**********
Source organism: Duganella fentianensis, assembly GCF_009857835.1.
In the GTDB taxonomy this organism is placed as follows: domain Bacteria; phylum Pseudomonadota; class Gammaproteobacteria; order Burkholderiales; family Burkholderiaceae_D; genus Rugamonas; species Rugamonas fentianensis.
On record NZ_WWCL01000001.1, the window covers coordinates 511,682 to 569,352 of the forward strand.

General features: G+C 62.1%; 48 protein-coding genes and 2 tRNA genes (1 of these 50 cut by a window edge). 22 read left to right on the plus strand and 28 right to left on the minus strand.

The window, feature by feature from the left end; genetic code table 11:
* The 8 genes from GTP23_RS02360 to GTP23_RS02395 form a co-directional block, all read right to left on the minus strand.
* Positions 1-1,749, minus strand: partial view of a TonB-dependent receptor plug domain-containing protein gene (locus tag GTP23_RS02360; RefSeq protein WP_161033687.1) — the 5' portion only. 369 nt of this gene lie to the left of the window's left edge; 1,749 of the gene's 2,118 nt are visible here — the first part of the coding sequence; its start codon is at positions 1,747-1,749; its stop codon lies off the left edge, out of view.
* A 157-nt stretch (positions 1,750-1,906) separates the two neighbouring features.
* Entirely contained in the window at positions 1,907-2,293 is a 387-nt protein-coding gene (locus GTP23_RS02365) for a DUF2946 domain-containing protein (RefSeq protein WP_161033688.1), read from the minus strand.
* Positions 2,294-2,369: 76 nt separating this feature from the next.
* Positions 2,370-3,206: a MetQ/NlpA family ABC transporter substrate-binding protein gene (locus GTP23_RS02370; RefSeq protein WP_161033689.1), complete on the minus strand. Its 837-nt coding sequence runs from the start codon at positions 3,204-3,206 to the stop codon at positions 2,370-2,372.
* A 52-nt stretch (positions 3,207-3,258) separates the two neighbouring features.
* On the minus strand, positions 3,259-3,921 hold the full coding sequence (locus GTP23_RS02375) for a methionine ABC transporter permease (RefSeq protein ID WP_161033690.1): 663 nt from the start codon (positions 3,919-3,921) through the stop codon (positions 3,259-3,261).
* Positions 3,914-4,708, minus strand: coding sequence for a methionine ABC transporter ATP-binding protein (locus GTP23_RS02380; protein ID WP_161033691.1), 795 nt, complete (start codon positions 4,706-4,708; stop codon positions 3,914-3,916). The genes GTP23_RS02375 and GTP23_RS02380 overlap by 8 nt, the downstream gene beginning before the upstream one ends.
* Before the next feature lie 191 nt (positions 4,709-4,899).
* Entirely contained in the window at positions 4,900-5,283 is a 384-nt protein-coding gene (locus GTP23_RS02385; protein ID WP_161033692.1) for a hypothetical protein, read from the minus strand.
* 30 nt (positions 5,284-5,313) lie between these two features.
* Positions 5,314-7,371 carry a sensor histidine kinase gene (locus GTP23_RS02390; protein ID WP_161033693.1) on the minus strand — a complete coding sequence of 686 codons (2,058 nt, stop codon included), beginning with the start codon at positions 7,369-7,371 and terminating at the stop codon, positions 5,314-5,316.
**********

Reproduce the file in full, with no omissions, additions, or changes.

Source organism: Duganella fentianensis, assembly GCF_009857835.1.
In the GTDB taxonomy this organism is placed as follows: domain Bacteria; phylum Pseudomonadota; class Gammaproteobacteria; order Burkholderiales; family Burkholderiaceae_D; genus Rugamonas; species Rugamonas fentianensis.
On record NZ_WWCL01000001.1, the window covers coordinates 511,682 to 569,352 of the forward strand.

General features: G+C 62.1%; 48 protein-coding genes and 2 tRNA genes (1 of these 50 cut by a window edge). 22 read left to right on the plus strand and 28 right to left on the minus strand.

The window, feature by feature from the left end; genetic code table 11:
* The 8 genes from GTP23_RS02360 to GTP23_RS02395 form a co-directional block, all read right to left on the minus strand.
* Positions 1-1,749, minus strand: partial view of a TonB-dependent receptor plug domain-containing protein gene (locus tag GTP23_RS02360; RefSeq protein WP_161033687.1) — the 5' portion only. 369 nt of this gene lie to the left of the window's left edge; 1,749 of the gene's 2,118 nt are visible here — the first part of the coding sequence; its start codon is at positions 1,747-1,749; its stop codon lies off the left edge, out of view.
* A 157-nt stretch (positions 1,750-1,906) separates the two neighbouring features.
* Entirely contained in the window at positions 1,907-2,293 is a 387-nt protein-coding gene (locus GTP23_RS02365) for a DUF2946 domain-containing protein (RefSeq protein WP_161033688.1), read from the minus strand.
* Positions 2,294-2,369: 76 nt separating this feature from the next.
* Positions 2,370-3,206: a MetQ/NlpA family ABC transporter substrate-binding protein gene (locus GTP23_RS02370; RefSeq protein WP_161033689.1), complete on the minus strand. Its 837-nt coding sequence runs from the start codon at positions 3,204-3,206 to the stop codon at positions 2,370-2,372.
* A 52-nt stretch (positions 3,207-3,258) separates the two neighbouring features.
* On the minus strand, positions 3,259-3,921 hold the full coding sequence (locus GTP23_RS02375) for a methionine ABC transporter permease (RefSeq protein ID WP_161033690.1): 663 nt from the start codon (positions 3,919-3,921) through the stop codon (positions 3,259-3,261).
* Positions 3,914-4,708, minus strand: coding sequence for a methionine ABC transporter ATP-binding protein (locus GTP23_RS02380; protein ID WP_161033691.1), 795 nt, complete (start codon positions 4,706-4,708; stop codon positions 3,914-3,916). The genes GTP23_RS02375 and GTP23_RS02380 overlap by 8 nt, the downstream gene beginning before the upstream one ends.
* Before the next feature lie 191 nt (positions 4,709-4,899).
* Entirely contained in the window at positions 4,900-5,283 is a 384-nt protein-coding gene (locus GTP23_RS02385; protein ID WP_161033692.1) for a hypothetical protein, read from the minus strand.
* 30 nt (positions 5,284-5,313) lie between these two features.
* Positions 5,314-7,371 carry a sensor histidine kinase gene (locus GTP23_RS02390; protein ID WP_161033693.1) on the minus strand — a complete coding sequence of 686 codons (2,058 nt, stop codon included), beginning with the start codon at positions 7,369-7,371 and terminating at the stop codon, positions 5,314-5,316.